New Delhi: Kiran Raj, 24, a first year student at the Indian Institute of Management, Bangalore, one of the country’s best known B-schools, is really looking forward to his summer internship. Contrary to the usual internships, Raj’s isn’t going to be at an investment bank or a multinational consumer product company.
It’s at a two-year-old firm that operates in the rarefied and still-new discipline of analytics.
Raj’s choice of an internship at Active Cubes Solutions India Ltd is being mirrored across India in B-school campuses, as students opt for smaller companies, even start-ups, for internships and jobs, even as the economy slows and traditional recruiters on such campuses plan to stay away from them this year or hire fewer than they have traditionally done.
At IIM-B, Raj is one of six students who have chosen to intern with start-ups or small and medium enterprises (SMEs). A typical internship lasts six-eight weeks between the first and second years of two-year MBA or business management programmes at schools such as IIMs.
“I have always wanted to start my career with a start-up,” says Raj, because of the “entrepreneurial” profile of the job on offer. He says if the firm and the job are all they promise to be, he will sign up with Active Cubes after his course.
Apart from Active Cubes, small firms that visited IIM-B to hire students for summer internships include Myntra Designs, a personalized gifting company backed by venture capital firms NEA-IndoUS Ventures and IDG Ventures India, Spire Technologies and Solutions Pvt. Ltd, a talent identification and assessment company, Mindswork Consulting, an infrastructural and architectural design company and Zinnov Management Consulting Pvt. Ltd.
The New Delhi-based Faculty of Management Studies (FMS) says more SMEs are visiting its campus. “There has been a 30-40% increase in terms of participation by SME players in campus recruitment,” says Arvind Narasimhan, placement secretary and a second year student at FMS. Between 18 and 20 SME firms participated in the school’s placements programme in October as compared with 12 the previous year.
This phenomenon is likely to be repeated when placement season starts at the school in February. At IIM-B, the placement team is finalizing the list of companies that will be invited to participate in the placement season. “It’s too early to give out details on how many SMEs/start-ups we are inviting, but all I can say is we are looking at all options,” says Vineet Sharma, a first year student and placement representative. IIM-B’s placement season begins in March.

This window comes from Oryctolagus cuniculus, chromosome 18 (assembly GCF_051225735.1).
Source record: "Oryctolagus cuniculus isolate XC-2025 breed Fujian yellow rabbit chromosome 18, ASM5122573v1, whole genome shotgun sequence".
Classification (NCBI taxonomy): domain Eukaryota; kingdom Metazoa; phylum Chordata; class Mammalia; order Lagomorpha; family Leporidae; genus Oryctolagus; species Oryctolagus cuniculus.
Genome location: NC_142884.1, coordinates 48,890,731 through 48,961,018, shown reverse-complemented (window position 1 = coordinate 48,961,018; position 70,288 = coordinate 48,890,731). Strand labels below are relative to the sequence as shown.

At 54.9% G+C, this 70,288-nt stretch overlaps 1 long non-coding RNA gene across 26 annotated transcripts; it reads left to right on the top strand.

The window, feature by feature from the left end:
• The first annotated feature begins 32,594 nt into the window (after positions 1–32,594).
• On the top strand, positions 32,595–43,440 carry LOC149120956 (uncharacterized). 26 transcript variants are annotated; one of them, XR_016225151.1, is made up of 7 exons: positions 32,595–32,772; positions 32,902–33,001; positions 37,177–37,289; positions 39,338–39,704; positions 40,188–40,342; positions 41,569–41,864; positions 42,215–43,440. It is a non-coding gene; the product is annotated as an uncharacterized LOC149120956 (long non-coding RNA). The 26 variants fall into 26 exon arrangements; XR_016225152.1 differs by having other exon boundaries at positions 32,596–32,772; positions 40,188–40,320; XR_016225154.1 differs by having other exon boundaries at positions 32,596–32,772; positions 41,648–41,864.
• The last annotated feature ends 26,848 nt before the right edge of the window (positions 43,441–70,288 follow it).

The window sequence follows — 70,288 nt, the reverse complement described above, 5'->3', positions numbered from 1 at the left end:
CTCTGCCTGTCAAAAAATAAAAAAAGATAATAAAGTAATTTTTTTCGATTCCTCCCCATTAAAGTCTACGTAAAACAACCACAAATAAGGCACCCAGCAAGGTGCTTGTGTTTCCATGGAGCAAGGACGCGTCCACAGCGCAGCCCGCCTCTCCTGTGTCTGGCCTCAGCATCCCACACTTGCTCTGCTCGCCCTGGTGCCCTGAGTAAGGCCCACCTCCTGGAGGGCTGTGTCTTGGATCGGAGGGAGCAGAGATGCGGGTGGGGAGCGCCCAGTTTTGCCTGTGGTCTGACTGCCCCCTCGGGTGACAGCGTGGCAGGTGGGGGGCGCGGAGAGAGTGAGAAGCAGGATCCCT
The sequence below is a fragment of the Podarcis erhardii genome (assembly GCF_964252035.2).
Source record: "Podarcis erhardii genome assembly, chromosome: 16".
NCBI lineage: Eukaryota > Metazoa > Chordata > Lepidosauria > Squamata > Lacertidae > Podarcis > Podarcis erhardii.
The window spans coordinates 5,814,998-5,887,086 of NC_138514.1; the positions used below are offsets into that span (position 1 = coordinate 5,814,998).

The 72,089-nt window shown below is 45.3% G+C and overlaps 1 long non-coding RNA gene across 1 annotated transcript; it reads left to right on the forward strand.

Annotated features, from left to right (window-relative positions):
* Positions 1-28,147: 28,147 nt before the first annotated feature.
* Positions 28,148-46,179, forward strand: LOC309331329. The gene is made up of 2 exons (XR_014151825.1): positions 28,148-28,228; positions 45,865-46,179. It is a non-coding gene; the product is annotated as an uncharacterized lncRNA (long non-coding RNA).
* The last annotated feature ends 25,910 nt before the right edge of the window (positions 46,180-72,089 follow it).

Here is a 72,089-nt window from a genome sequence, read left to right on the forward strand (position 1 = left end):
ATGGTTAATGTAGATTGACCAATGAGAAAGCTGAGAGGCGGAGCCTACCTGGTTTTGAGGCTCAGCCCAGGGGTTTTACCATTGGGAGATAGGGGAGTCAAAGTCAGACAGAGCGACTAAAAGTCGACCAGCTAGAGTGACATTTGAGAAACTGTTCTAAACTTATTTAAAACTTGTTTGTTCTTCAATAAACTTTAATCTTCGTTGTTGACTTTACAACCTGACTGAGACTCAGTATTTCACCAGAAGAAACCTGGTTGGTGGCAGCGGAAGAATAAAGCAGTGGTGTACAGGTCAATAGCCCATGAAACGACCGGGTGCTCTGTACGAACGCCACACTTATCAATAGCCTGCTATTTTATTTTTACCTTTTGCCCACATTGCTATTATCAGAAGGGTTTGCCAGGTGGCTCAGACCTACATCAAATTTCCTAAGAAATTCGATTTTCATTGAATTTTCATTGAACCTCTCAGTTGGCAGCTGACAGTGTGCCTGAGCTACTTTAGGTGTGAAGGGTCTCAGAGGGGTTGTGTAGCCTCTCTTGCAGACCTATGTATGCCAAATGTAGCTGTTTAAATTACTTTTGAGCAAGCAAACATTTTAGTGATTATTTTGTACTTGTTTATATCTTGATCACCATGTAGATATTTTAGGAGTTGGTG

If more students at schools such as these are willing to consider jobs in start-ups and small firms, attribute it to the slowdown, says Anita Belani, country head, Right Management Pvt. Ltd, an HR consulting firm. “The recession has blown the myth of stability as a number of large companies carry out layoffs.”
It helps that “a majority of these companies (start-ups and SMEs) have started offering attractive packages including equity-based compensation,” she adds.
A survey by global staffing-services firm Manpower Inc. says firms in India are likely to slow hiring to a three-year low in the first three months of 2009. “Jobs for graduates are drying up,” says Narasimhan. “Students are therefore going the whole hog and casting a wider net for finding a berth this year unlike in the past.”
Anand Kannan, the managing director of GREedge.com, part of Valued Epistemics Pvt. Ltd, a company that is in the online training (for the graduate record examination) and product development space, says it has been invited by one IIM and four Indian Institutes of Technology, or IITs, this year, the first time it has received such an invitation.
Start-ups have always hired students from engineering schools such as the IITs, but they are just finding acceptance on B-school campuses.
IIM Ahmedabad had a separate process for start-ups during its summer placement season in October. The school is still deciding on its strategy with respect to start-ups for its placement season, says Mihir Lal, member of the students placement committee.
While the schools and students may be turning to small companies because of the economic slowdown, the firms themselves aren’t complaining. For most, it’s an opportunity to pick premium talent.
“(The) market correction has not only freed up good talent but also led to salary rationalization across the globe,” says Venkat Rangan Gopalan, chief executive officer, INXS Technologies Ltd, a technology provider to financial services companies.
“All this may help small companies like us afford students from premium colleges.”
INXS has already started hiring “financial services professionals from Wall Street for our US arm”, says Gopalan, and the company is looking to scour local campuses for its research and development unit.